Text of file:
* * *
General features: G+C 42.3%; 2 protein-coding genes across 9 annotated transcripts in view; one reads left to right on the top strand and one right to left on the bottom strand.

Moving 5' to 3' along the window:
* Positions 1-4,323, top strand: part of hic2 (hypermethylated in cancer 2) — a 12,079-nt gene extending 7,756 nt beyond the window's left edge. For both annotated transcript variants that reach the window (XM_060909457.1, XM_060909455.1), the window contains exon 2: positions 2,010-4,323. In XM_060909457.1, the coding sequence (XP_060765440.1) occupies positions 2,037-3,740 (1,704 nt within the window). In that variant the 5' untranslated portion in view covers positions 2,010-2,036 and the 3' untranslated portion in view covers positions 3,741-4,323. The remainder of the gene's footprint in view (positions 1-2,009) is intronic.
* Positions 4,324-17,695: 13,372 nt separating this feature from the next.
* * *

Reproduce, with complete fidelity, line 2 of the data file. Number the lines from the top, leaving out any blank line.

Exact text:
Moving 5' to 3' along the window: